Warm January temperatures are lasting into February in some Arctic locations.
On Monday and Tuesday, Cape Morris Jesup in Greenland recorded temperatures above freezing —and well above normal February temperatures for the station, reports the Washington Post. According to the Danish Meteorological Service, the station saw the thermometer rise more than 39 degrees on Sunday night, temperatures that stuck around for two more days. As the northernmost weather station in the world, Cape Morris Jesup has seen no sunlight since October, a fact that makes this weather event even more striking.
Cape Morris Jesup, Greenland, the northernmost weather station in the world, was above freezing yesterday. In February. pic.twitter.com/gE3dccXWss
— Robert Rohde (@rarohde) February 21, 2018
These warming events aren’t confined to Greenland.
In Alaska, Utqiagvik saw a high of 31 degrees and Deadhorse a high of 33 degrees on Tuesday. Data from the Danish Meteorological Institute shows that average Arctic daily mean temperatures in January and February have been well above historical averages.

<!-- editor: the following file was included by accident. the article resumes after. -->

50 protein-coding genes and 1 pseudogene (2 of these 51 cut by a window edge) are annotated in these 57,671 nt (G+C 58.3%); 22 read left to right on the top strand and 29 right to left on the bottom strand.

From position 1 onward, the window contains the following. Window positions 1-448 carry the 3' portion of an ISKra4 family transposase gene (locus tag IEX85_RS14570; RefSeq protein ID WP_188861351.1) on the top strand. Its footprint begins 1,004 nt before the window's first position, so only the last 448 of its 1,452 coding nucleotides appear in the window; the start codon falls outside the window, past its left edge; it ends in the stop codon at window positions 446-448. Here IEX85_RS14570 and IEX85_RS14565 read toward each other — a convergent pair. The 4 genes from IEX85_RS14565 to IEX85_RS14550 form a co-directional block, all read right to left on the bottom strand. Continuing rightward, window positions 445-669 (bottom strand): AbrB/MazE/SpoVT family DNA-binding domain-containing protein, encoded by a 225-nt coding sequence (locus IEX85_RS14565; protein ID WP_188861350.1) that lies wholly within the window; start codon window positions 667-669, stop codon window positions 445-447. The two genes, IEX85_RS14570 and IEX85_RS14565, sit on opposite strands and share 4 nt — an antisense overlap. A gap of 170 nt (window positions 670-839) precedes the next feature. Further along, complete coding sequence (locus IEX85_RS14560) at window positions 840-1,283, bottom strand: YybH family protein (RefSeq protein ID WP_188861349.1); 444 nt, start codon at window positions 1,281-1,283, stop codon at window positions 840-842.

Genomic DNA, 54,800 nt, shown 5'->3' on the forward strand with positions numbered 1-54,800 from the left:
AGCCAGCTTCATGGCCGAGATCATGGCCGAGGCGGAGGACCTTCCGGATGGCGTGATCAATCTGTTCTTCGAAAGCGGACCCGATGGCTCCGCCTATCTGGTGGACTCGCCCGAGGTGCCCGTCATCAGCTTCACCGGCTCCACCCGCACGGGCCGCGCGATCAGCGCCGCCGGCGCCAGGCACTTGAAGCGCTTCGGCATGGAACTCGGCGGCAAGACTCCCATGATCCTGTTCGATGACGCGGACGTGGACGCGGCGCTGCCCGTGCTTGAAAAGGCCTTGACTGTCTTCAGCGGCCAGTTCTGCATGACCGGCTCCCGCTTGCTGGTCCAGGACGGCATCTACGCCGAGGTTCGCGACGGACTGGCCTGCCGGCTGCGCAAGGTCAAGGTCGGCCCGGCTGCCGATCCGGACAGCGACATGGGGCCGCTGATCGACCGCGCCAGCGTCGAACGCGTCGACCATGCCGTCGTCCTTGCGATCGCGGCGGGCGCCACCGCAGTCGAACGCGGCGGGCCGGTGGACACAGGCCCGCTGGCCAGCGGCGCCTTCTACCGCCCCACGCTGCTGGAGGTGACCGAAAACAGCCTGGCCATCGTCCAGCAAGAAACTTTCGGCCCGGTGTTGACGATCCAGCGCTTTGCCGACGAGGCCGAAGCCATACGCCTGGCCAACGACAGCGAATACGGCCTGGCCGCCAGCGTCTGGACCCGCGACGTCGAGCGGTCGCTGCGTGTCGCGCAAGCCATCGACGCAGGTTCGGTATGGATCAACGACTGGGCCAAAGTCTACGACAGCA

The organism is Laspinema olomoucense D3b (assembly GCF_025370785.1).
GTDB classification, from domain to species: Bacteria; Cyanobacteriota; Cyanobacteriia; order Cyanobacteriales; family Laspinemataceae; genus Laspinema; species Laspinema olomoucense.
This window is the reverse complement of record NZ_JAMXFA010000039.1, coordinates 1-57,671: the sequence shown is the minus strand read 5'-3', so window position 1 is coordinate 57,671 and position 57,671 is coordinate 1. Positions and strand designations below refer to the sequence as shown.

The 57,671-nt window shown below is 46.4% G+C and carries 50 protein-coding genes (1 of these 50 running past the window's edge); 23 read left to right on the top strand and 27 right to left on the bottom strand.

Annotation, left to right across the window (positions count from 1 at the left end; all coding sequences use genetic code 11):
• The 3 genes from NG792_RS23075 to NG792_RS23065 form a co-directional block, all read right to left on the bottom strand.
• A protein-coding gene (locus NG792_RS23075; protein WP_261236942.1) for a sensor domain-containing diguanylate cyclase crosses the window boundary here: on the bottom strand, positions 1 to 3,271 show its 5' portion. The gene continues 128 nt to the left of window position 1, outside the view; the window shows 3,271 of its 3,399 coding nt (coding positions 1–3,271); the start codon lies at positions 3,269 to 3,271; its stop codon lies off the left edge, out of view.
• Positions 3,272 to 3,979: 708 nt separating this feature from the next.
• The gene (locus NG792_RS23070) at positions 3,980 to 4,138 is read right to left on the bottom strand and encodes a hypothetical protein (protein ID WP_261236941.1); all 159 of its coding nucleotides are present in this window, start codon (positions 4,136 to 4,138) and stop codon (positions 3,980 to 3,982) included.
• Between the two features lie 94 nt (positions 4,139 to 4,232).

Apparent record high temps for February 20th at Utqiaġvik 31F (-1C), previous 24F (-4C) in 1944 & Deadhorse/Prudhoe Bay: 33F (+1C), previous 21F (-6C) in 2006 (threaded data starts late 1960s). Kotz at 34F would tie daily record. #Arctic #akwx @Climatologist49 @CinderBDT907 pic.twitter.com/auwBrPDz6Y
— Rick Thoman (@AlaskaWx) February 20, 2018
According to Earther, these warmer temperatures are the result of a blip in the jet stream, which is letting cold Arctic air escape and warm air find its way into the region. While warming events like this happened in the past, they are becoming more frequent as the Arctic continues to warm faster than anywhere on Earth.
Higher temperatures are also leading to record sea ice lows in the Arctic — in January, the region saw the smallest amount of sea ice in recorded history for the month.
— NOAA NCEI Climate (@NOAANCEIclimate) February 21, 2018
As InsideClimateNews reports, sea ice in the Bering Sea is actually shrinking at a time it should still be growing. During eight days in mid-February, the Bering Sea off Alaska’s west coast saw nearly a third of its sea ice disappear. The lack of ice is wreaking havoc on some Alaska Native whale hunting seasons.
“[Bering sea ice] is in a league by itself at this point,” Richard Thoman, the climate science and services manager for the National Weather Service Alaska region, told InsideClimateNews. “And looking at the weather over the next week, this value isn’t going to go up significantly. It’s going to go down.”